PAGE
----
HISTORIC CONNECTIONS

Bringing the Past Alive...

Intermediate Bronze Age Oil Lamp


A replica of the Middle Bronze Age Four Wick oil Lamp. c 2000BC time of early patriarchs/Abraham. These four wick lamps were developed from the original bowl design and lasted only for a short period relative to the single wick version. One theory is that  a major climatic catastrophe caused a massive decrease in the availability of olive oil, causing the societies to use fish oil to power their lamps instead. However fish oil burned less brightly than olive oil and hence the development of a four wick lamp to compensate for the lower light output per wick. These lamps have been hand made. 

 

 $19.95AUD plus P&H 

Note colour will vary from lamp to lamp.

Iron Age Oil Lamp


A replica of an Iron Age Oil Lamp. Single pinched wick design. This general style of lamp was in use with variations in basic shape and size over a period of approximately 1500 years, and in some civilisations for much longer. This lamp is handmade.This lamp can be used with most oils.

We also have a late Iron Age Oil lamp. Same style as above except the wick rest is pinched together enclosing it. This closed style was then used right through to the Herodian period.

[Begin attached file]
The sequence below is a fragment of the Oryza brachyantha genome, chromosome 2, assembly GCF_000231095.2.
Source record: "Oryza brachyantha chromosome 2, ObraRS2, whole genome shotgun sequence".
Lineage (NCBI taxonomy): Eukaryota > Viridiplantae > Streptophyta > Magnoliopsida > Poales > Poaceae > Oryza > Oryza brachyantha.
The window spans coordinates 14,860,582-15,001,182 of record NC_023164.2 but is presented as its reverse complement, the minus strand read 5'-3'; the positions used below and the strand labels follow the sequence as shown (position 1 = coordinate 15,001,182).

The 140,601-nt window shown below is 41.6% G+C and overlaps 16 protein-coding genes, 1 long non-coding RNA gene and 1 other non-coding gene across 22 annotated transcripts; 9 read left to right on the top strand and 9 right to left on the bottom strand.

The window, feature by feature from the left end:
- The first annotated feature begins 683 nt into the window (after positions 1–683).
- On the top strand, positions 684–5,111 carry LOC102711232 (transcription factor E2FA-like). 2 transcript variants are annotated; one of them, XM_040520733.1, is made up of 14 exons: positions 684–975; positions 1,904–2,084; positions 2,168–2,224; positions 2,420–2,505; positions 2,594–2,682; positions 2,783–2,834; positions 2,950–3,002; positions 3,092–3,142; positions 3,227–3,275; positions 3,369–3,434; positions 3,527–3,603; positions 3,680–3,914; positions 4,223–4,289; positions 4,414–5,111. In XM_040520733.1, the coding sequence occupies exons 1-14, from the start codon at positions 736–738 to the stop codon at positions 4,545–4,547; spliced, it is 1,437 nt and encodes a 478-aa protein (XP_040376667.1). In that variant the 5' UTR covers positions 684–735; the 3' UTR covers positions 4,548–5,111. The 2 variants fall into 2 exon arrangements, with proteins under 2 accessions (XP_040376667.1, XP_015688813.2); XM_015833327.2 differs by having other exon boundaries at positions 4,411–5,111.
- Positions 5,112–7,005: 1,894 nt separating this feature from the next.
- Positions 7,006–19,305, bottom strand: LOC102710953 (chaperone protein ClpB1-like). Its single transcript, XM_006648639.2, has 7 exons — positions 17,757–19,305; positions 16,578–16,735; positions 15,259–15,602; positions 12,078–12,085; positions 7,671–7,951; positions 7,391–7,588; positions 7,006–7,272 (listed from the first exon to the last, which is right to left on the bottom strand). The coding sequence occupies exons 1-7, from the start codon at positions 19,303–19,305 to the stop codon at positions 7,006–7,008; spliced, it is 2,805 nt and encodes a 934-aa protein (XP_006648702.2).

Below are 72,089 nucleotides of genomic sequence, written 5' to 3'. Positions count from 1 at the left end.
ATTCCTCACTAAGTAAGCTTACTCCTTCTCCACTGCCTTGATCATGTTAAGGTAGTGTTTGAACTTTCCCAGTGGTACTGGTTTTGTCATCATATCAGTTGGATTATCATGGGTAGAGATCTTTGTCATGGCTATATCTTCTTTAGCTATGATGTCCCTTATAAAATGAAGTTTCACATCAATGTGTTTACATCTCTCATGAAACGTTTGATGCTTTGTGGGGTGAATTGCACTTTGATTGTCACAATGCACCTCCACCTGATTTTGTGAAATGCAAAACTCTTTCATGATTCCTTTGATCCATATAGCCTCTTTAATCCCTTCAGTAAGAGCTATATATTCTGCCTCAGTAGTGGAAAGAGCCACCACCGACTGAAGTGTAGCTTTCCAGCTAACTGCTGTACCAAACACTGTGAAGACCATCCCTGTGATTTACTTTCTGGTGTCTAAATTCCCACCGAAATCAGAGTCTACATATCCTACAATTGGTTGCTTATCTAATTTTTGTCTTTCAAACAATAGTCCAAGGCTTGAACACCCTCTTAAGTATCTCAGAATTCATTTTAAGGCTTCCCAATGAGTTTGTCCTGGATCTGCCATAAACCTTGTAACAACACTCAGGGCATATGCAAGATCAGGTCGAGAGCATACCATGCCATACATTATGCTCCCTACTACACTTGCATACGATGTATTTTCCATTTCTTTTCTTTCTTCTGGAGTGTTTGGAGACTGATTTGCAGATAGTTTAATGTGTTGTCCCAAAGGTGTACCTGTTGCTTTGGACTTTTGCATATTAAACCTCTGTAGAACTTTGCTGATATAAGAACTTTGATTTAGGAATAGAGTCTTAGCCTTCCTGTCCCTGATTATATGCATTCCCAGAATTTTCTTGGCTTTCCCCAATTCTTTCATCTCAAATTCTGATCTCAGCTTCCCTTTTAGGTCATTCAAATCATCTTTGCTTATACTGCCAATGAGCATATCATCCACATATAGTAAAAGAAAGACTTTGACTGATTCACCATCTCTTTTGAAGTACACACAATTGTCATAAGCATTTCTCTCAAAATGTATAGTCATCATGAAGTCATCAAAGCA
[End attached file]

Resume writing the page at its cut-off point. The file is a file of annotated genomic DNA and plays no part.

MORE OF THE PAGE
$19.95 AUD plus P&H 

Herodian Oil Lamp


A replica of the "Herodian" style of oil lamp used throughout Judea from c50BC to 50AD and beyond. This is a wheel made lamp with no decorations. This style of lamp was named after Herod who ruled Judea at the time of Christ. This lamp was common in the Jerusalem and surrounding area and would have been the lamp most commonly seen by Jesus.  


$19.95AUD plus P&H

Dead Sea Scroll Inkwell


An aged reproduction of an inkwell found at Qumran. Likely used to write the scrolls.

The jar is 50mm tall and has been aged to look like it has just been excavated.